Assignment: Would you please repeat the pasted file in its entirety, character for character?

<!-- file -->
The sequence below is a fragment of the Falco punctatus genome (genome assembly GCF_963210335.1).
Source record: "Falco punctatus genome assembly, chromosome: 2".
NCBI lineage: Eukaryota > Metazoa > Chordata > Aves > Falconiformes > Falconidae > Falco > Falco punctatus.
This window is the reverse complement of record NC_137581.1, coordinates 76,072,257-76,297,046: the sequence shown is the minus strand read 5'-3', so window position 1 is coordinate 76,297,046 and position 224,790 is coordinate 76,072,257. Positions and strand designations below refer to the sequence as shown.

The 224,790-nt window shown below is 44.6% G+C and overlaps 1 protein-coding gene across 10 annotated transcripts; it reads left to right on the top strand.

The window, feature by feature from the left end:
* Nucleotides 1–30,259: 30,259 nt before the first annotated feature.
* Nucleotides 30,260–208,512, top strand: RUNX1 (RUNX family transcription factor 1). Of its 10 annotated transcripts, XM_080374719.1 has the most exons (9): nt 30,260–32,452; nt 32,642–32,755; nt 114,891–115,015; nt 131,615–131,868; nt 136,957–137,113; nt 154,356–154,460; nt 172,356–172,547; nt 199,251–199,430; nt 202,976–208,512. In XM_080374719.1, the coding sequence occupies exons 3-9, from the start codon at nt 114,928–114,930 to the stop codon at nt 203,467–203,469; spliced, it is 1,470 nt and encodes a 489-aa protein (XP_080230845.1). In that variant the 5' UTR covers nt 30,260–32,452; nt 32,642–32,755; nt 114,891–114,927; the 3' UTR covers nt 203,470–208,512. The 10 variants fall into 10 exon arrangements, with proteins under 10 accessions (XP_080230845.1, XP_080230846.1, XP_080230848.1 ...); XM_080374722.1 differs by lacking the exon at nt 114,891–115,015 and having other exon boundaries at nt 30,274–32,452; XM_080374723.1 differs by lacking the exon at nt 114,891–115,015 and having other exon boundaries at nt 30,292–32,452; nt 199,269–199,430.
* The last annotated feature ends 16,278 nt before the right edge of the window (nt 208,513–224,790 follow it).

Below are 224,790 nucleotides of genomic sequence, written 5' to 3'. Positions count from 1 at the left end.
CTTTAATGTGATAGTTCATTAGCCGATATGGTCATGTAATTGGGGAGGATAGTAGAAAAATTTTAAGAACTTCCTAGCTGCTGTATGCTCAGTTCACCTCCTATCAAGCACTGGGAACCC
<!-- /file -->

The sequence below is a fragment of the Falco punctatus genome (genome assembly GCF_963210335.1).
Source record: "Falco punctatus genome assembly, chromosome: 2".
NCBI lineage: Eukaryota > Metazoa > Chordata > Aves > Falconiformes > Falconidae > Falco > Falco punctatus.
This window is the reverse complement of record NC_137581.1, coordinates 76,072,257-76,297,046: the sequence shown is the minus strand read 5'-3', so window position 1 is coordinate 76,297,046 and position 224,790 is coordinate 76,072,257. Positions and strand designations below refer to the sequence as shown.

The 224,790-nt window shown below is 44.6% G+C and overlaps 1 protein-coding gene across 10 annotated transcripts; it reads left to right on the top strand.

The window, feature by feature from the left end:
* Nucleotides 1–30,259: 30,259 nt before the first annotated feature.
* Nucleotides 30,260–208,512, top strand: RUNX1 (RUNX family transcription factor 1). Of its 10 annotated transcripts, XM_080374719.1 has the most exons (9): nt 30,260–32,452; nt 32,642–32,755; nt 114,891–115,015; nt 131,615–131,868; nt 136,957–137,113; nt 154,356–154,460; nt 172,356–172,547; nt 199,251–199,430; nt 202,976–208,512. In XM_080374719.1, the coding sequence occupies exons 3-9, from the start codon at nt 114,928–114,930 to the stop codon at nt 203,467–203,469; spliced, it is 1,470 nt and encodes a 489-aa protein (XP_080230845.1). In that variant the 5' UTR covers nt 30,260–32,452; nt 32,642–32,755; nt 114,891–114,927; the 3' UTR covers nt 203,470–208,512. The 10 variants fall into 10 exon arrangements, with proteins under 10 accessions (XP_080230845.1, XP_080230846.1, XP_080230848.1 ...); XM_080374722.1 differs by lacking the exon at nt 114,891–115,015 and having other exon boundaries at nt 30,274–32,452; XM_080374723.1 differs by lacking the exon at nt 114,891–115,015 and having other exon boundaries at nt 30,292–32,452; nt 199,269–199,430.
* The last annotated feature ends 16,278 nt before the right edge of the window (nt 208,513–224,790 follow it).

Below are 224,790 nucleotides of genomic sequence, written 5' to 3'. Positions count from 1 at the left end.
CTTTAATGTGATAGTTCATTAGCCGATATGGTCATGTAATTGGGGAGGATAGTAGAAAAATTTTAAGAACTTCCTAGCTGCTGTATGCTCAGTTCACCTCCTATCAAGCACTGGGAACCC